Eurocopter may renew attempts to sell Germany a naval version of its NH-90 helicopter now that the country is preparing to cancel orders for an army model, according to a French newspaper report.
The move by the helicopter subsidiary of aircraft company EADS would allow Germany to replace some ageing Sea King helicopters, and would soften the blow of a reduction in orders for the army version of the mid-sized transport helicopter.
Lutz Bertling, Eurocopter chief executive, said talks with the German ministry over proposed defence cuts would begin in mid-December, Reuters reports.
“We need to come up with an agreement in principle by March,” he told Les Echos newspaper.
Defence Minister Thomas de Maiziere wants to adapt German defence projects to the country’s reduced and modernised forces.
The army wants 40 instead of 80 Tiger military helicopters and 80 instead of 122 units of the NH-90 transport helicopter.
Both projects are delayed and have thrown up technical problems.
A German defence ministry spokesman said he did not want comment on how defence reforms would impact individual projects.
Germany’s defence ministry has been negotiating since the 1990s with Eurocopter over the purchase of a naval helicopter, but the two sides failed to reach a deal because the aircraft on offer did not fulfil the requirements of the German navy.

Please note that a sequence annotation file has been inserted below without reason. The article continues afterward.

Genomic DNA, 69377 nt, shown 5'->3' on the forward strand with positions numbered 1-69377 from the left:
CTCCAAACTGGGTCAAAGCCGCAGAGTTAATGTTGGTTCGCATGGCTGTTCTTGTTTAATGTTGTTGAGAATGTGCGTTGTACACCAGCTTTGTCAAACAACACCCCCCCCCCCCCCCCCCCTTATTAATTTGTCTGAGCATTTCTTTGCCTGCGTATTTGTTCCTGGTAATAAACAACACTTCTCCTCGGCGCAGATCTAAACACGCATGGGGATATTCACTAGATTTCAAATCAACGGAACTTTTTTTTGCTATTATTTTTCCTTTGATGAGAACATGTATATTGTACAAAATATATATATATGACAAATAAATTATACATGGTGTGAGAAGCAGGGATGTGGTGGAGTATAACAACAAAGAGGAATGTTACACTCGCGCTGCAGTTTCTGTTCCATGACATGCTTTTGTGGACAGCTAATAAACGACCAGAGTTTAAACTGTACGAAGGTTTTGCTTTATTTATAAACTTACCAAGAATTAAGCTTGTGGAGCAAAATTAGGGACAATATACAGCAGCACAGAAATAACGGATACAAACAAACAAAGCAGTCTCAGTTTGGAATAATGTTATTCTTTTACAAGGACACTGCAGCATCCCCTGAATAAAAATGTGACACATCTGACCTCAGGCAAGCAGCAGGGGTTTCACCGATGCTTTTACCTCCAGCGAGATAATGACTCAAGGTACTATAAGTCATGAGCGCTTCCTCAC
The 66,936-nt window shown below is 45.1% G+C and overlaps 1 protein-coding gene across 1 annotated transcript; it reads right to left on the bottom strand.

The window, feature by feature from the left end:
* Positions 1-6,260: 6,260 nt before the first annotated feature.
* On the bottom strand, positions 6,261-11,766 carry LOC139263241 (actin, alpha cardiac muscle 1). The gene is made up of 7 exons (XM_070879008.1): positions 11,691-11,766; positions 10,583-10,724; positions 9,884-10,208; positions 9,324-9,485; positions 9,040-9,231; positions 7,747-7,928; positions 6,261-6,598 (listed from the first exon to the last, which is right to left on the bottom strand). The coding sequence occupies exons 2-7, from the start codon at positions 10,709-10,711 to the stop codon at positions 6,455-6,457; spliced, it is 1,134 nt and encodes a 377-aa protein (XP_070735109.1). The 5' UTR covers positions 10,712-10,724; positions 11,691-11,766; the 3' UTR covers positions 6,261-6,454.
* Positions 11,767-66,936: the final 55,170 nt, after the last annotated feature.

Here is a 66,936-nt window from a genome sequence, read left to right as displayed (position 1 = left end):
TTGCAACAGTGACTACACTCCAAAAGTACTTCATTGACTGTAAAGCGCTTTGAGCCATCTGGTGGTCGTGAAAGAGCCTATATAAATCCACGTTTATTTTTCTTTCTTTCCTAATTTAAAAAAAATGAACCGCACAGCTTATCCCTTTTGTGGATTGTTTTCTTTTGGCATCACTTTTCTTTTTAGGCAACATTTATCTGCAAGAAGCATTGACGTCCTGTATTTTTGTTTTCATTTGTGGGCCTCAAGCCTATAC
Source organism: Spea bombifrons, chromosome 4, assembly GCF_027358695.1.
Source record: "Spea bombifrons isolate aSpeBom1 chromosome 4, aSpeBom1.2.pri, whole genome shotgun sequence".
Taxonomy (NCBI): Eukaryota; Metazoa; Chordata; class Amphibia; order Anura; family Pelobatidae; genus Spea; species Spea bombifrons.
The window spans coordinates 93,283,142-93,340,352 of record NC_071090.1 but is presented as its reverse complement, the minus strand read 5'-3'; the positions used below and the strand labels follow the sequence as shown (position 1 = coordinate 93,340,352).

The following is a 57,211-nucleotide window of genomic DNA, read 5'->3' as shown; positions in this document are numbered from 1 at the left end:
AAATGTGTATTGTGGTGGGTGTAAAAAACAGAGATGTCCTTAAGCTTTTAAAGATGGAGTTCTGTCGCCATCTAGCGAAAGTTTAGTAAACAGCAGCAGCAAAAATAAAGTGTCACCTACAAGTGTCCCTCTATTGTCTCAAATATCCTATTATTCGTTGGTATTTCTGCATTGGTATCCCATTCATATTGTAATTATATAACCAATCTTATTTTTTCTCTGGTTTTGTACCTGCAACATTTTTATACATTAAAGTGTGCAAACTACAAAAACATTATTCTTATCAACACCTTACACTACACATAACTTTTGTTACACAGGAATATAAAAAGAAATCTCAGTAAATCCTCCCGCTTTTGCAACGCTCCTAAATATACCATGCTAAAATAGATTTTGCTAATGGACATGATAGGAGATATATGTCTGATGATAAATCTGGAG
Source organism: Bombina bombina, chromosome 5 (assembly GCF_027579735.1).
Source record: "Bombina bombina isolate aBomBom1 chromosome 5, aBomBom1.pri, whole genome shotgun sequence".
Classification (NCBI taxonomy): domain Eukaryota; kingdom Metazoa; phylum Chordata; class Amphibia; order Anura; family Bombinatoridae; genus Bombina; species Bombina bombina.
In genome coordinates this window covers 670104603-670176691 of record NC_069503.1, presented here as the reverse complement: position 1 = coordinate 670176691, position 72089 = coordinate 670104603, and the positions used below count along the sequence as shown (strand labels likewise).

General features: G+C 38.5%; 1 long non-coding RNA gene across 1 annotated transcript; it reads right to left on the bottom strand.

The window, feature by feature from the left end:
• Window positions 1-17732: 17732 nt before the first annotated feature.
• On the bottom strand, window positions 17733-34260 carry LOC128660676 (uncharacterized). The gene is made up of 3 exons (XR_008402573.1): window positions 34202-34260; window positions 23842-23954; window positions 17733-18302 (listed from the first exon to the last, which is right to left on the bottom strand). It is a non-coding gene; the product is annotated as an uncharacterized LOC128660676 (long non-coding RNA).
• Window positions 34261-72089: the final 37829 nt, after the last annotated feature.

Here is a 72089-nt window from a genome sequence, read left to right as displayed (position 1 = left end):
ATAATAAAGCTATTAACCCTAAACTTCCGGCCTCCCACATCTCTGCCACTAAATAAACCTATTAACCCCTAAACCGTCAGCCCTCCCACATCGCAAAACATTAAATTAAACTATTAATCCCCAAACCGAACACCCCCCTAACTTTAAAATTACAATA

German navy sources criticise the helicopter’s performance, noting also it was practically impossible to modernise it.
According to current plans, Germany will need to replace 21 Sea King and 22 Sea Lynx helicopters.
Germany is also looking at alternatives such as Sikorsky’s CH-148 “Cyclone”.
In another possible trade-off, Eurocopter is also interested in taking part in a future heavy helicopter programme likely to be shared with France and the United States, Les Echos said.
Bertling’s reported comments suggest Eurocopter wants to ensure Germany supports future programes rather than fighting tooth and nail over existing volumes, but he did not tie himself to any position ahead of the talks on implementing the cuts.
A Eurocopter spokeswoman declined to comment further.
Bertling also told the newspaper Eurocopter would seek French and German reimbursable government loans to develop its X4 civil helicopter, replacing its popular 12-seat Dauphin.
The loans, which have already been used for the company’s EC-175 helicopter, echo a system of reimbursable launch financing used by Eurocopter’s sister company Airbus.
Airbus and Boeing are locked in the world’s largest trade dispute over mutual accusations of illegal aircraft aid.
The use of such loans in helicopters has not so far attracted much attention but could begin to stir interest if technology is transferred to Airbus, according to trade experts.
With the X4, Eurocopter hopes to repeat what the Airbus A320 did for passengers jets by introducing a new level of electronic systems and automation, Bertling was quoted as saying. He saw a market for at least 500 craft from 2016 and hopes to sell 1,000.